datasource = (DataSource) context.lookup("java:/comp/env/jdbc/albums");
            connect = datasource.getConnection();

            // Create the statement to be used to get the results.
            statement = connect.createStatement();
            String query = "SELECT * FROM the_classics";

            // Execute the query and get the result set.
            ResultSet resultSet = statement.executeQuery(query);
            out.println("<strong>Printing result using context file...</strong><br>");
            while (resultSet.next()) {
                String albumName = resultSet.getString("name");
                String artist = resultSet.getString("artist");
                int year = resultSet.getInt("year");

                out.println("Album: " + albumName + 
                        ", by Artist: " + artist + 
                        ", released in: " + year + "<br>");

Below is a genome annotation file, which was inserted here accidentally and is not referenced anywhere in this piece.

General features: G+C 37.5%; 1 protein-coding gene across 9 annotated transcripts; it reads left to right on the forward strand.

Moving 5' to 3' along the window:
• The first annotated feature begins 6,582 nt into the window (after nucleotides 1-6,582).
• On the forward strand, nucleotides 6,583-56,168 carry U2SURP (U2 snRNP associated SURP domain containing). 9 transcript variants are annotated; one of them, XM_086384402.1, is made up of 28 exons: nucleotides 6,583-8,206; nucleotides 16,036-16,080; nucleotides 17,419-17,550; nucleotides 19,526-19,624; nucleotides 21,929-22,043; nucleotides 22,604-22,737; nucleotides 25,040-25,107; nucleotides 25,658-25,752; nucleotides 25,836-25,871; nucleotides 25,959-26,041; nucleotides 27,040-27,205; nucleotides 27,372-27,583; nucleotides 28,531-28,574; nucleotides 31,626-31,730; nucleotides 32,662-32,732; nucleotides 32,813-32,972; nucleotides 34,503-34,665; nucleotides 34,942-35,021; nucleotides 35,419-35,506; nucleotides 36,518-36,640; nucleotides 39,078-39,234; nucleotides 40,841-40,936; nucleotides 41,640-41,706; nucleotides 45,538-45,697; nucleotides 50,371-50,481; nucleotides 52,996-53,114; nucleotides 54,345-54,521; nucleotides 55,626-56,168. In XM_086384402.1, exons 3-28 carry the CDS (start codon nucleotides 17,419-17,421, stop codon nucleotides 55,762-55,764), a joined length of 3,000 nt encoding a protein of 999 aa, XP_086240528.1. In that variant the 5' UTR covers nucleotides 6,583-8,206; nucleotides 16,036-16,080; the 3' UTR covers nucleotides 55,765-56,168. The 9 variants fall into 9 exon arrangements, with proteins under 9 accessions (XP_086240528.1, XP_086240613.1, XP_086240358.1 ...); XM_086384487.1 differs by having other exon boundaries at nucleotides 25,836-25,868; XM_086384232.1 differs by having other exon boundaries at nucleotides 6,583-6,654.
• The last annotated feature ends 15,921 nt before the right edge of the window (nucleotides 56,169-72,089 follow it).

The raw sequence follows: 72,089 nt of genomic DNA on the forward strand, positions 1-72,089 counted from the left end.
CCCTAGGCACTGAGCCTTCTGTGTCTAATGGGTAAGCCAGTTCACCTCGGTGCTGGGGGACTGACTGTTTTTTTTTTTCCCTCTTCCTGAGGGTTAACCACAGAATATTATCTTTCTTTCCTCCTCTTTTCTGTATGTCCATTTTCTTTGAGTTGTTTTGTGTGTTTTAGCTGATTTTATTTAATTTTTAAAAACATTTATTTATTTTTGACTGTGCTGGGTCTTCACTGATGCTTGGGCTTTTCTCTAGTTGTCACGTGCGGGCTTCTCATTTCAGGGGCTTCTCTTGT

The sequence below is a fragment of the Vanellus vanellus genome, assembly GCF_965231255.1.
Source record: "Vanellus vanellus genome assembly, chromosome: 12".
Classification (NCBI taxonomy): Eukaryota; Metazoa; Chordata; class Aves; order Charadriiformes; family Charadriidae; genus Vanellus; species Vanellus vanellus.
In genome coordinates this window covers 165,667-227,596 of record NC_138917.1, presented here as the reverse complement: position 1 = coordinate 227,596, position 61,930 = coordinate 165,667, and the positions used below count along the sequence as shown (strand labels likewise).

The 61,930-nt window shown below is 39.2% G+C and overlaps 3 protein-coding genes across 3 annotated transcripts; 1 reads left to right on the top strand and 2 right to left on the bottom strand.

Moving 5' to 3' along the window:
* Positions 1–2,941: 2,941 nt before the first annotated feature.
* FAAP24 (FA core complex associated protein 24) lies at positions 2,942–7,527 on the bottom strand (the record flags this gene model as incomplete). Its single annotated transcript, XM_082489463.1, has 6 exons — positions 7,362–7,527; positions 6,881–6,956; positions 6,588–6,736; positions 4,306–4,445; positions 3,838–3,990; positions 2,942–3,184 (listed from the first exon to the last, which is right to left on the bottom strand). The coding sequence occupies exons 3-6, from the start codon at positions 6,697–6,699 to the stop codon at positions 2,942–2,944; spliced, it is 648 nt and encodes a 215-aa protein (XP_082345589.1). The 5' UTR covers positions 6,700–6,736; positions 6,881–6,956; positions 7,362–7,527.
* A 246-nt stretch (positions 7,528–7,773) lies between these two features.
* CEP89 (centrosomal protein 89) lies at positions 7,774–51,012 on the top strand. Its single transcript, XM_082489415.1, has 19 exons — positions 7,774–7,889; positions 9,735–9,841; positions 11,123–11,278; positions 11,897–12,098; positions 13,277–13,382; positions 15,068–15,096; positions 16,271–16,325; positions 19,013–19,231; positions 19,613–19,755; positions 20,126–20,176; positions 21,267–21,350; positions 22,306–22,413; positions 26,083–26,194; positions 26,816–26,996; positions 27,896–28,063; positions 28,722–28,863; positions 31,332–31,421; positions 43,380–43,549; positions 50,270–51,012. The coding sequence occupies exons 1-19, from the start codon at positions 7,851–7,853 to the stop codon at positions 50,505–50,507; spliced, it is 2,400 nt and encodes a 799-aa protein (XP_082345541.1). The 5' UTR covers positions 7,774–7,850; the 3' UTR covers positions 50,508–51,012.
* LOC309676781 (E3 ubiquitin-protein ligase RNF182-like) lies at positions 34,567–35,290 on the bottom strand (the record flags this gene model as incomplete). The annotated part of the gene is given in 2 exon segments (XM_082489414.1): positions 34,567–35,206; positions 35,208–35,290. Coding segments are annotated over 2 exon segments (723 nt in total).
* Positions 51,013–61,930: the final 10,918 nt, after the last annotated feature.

}
        } catch (SQLException e) { e.printStackTrace(out);
        } finally {
            // Close the connection and release the resources used.
            try { statement.close(); } catch (SQLException e) { e.printStackTrace(out); }
            try { connect.close(); } catch (SQLException e) { e.printStackTrace(out); }
        }
    }
}

As seen, this class gets the context from the context.xml file which handles all the connection information (username, password, url, etc).

QueryWithoutContext.java

import java.io.PrintWriter;
import java.sql.Connection;
import java.sql.ResultSet;
import java.sql.SQLException;
import java.sql.Statement;

import javax.naming.NamingException;

import com.mysql.jdbc.jdbc2.optional.MysqlDataSource;


public class QueryWithoutContext {

    public static void query(PrintWriter out) throws NamingException {
        MysqlDataSource ds = null;
        Connection connect = null;
        Statement statement = null;

        try {
            // Create a new DataSource (MySQL specifically)
            // and provide the relevant information to be used by Tomcat.
            ds = new MysqlDataSource();
            ds.setUrl("jdbc:mysql://localhost:3306/albums");
            ds.setUser("username");
            ds.setPassword("password");
            
            connect = ds.getConnection();

            // Create the statement to be used to get the results.
            statement = connect.createStatement();
            String query = "SELECT * FROM the_classics";